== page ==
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Authenticity in CALL: three domains of ‘realness’

  • Judith Buendgens-Kosten (a1)
Abstract
Abstract

This paper discusses the role of authenticity and authenticity claims in computer assisted language learning (CALL). It considers authenticity as the result of a social negotiation process rather than an innate feature of a text, object, person, or activity. From this basis, it argues that authenticity claims play an important role in both second language acquisition (SLA) and CALL, being utilized to support the legitimacy of an approach or discipline more generally, as well as in defending a specific didactic design, especially with regard to transfer and motivation. The paper distinguishes between three domains of authenticity claims essential to CALL contexts: authenticity through language (linguistic authenticity), authenticity through origin (cultural authenticity), and authenticity through daily life experiences (functional authenticity). It points out problematic aspects of engaging in authenticity claims and argues that a reflexive stance might be useful in questioning the role of authenticity claims in CALL theory and practice.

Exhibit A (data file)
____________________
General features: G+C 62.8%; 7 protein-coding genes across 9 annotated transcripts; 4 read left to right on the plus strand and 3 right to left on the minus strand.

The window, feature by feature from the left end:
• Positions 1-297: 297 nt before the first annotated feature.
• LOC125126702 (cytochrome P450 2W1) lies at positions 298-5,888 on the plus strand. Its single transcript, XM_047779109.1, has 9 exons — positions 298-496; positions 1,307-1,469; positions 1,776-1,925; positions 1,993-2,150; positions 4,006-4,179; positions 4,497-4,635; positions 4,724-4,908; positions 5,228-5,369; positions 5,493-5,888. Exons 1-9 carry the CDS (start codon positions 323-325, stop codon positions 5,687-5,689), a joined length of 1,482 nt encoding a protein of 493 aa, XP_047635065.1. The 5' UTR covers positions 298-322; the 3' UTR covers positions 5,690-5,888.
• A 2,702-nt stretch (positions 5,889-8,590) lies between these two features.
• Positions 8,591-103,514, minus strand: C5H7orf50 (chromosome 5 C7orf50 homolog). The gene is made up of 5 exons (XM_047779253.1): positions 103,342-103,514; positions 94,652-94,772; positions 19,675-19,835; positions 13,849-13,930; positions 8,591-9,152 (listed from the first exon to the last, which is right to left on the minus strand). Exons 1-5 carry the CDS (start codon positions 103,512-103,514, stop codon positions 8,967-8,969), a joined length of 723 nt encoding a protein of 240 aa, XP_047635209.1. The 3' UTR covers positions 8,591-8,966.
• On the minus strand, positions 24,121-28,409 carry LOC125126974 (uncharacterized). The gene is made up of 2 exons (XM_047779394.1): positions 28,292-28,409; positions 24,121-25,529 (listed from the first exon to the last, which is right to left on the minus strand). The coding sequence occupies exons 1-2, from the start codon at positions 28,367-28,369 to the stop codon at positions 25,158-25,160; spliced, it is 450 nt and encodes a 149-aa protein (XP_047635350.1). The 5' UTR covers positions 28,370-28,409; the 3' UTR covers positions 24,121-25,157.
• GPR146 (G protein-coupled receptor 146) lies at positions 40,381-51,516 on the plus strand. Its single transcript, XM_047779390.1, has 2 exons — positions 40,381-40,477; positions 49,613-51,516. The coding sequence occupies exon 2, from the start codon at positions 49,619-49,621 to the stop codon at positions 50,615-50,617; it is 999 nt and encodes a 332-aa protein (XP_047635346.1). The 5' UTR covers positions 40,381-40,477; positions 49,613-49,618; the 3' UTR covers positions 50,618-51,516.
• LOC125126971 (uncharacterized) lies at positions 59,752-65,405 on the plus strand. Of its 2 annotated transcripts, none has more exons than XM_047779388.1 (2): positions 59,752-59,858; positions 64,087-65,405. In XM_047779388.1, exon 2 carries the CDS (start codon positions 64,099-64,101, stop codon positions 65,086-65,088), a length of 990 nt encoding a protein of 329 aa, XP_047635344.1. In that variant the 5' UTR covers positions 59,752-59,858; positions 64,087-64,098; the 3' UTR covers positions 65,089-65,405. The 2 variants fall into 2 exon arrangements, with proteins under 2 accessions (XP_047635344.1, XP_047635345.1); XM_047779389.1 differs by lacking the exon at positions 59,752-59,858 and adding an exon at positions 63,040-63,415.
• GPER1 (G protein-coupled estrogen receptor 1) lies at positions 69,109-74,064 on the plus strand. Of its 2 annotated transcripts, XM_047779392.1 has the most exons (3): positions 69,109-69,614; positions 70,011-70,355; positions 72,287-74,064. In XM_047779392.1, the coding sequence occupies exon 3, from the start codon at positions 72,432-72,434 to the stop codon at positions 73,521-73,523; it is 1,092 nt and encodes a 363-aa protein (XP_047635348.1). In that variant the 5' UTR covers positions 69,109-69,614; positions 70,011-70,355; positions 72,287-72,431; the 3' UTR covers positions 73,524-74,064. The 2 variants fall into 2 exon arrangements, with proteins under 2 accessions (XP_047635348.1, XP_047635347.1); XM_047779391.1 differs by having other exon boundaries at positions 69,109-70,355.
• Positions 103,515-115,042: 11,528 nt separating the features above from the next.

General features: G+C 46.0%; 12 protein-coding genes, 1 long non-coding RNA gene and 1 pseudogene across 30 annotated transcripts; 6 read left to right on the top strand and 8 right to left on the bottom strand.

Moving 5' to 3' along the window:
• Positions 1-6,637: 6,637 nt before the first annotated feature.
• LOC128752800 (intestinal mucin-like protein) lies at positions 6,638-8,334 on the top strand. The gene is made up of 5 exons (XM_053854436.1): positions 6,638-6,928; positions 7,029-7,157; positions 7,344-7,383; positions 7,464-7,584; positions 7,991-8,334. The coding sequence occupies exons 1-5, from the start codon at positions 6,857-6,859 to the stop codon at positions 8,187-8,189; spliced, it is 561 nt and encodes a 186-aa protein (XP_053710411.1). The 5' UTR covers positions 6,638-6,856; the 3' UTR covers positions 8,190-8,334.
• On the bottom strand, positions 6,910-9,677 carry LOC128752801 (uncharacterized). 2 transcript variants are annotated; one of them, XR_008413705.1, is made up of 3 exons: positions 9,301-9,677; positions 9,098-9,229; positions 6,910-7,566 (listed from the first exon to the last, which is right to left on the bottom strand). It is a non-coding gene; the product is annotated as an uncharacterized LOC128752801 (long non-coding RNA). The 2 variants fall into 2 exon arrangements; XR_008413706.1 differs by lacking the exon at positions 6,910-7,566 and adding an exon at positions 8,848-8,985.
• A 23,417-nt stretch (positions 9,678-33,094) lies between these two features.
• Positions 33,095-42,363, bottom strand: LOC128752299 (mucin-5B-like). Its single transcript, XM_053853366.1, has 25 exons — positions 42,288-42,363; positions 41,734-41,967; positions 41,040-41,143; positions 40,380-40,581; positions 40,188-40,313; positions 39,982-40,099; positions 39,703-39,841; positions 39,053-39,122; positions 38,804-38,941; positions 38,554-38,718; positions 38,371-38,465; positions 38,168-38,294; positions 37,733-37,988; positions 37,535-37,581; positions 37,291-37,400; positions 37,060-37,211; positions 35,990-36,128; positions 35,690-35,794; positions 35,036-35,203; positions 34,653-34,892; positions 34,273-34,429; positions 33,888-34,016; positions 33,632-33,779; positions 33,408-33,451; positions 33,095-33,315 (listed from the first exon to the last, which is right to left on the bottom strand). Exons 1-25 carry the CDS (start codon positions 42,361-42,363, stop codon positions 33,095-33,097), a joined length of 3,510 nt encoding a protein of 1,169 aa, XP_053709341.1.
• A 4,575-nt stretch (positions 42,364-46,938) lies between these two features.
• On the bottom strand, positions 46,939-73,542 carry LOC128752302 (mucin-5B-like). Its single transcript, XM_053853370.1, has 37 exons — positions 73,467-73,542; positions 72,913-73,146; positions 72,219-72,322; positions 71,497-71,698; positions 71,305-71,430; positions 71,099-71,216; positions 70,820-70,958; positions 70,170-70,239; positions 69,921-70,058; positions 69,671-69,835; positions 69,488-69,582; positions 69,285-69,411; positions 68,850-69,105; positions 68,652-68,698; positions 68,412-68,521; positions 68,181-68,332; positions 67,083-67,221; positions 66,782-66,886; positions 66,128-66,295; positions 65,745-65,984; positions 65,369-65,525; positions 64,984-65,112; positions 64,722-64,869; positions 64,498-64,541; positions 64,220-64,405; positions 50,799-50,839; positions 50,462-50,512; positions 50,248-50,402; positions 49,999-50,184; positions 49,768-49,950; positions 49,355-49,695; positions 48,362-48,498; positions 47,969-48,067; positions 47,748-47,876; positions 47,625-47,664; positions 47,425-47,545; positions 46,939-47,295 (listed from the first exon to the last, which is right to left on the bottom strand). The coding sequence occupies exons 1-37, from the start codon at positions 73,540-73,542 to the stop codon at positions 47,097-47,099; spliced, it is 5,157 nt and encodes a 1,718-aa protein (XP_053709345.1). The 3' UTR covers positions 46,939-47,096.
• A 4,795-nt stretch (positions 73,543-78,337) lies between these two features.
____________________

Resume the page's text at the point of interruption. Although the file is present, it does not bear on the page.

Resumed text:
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This list contains references from the content that can be linked to their source. For a full set of references and notes please see the PDF or HTML where available.

M. P. Breen (1985) Authenticity in the language classroom. Applied Linguistics, 6(1): 6070.

S. Guth F. Helm (eds.) (2010) Telecollaboration 2.0: Language, literacies and intercultural learning in the 21st century. Bern: Peter Lang.

G. E. Kennedy , T. S. Judd , A. Churchward , K. Gray K.-L. Krause (2008) First year students’ experiences with technology: Are they really digital natives? Australasian Journal of Educational Technology, 24(1): 108122.

M. Prensky (2001) Digital natives, digital immigrants. On the horizon, 9(5): 16.

H. G. Widdowson (1998) Communication and community: the pragmatics of ESP. English for Specific Purposes, 17(1): 314.

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ReCALL
  • ISSN: 0958-3440
  • EISSN: 1474-0109
  • URL: /core/journals/recall
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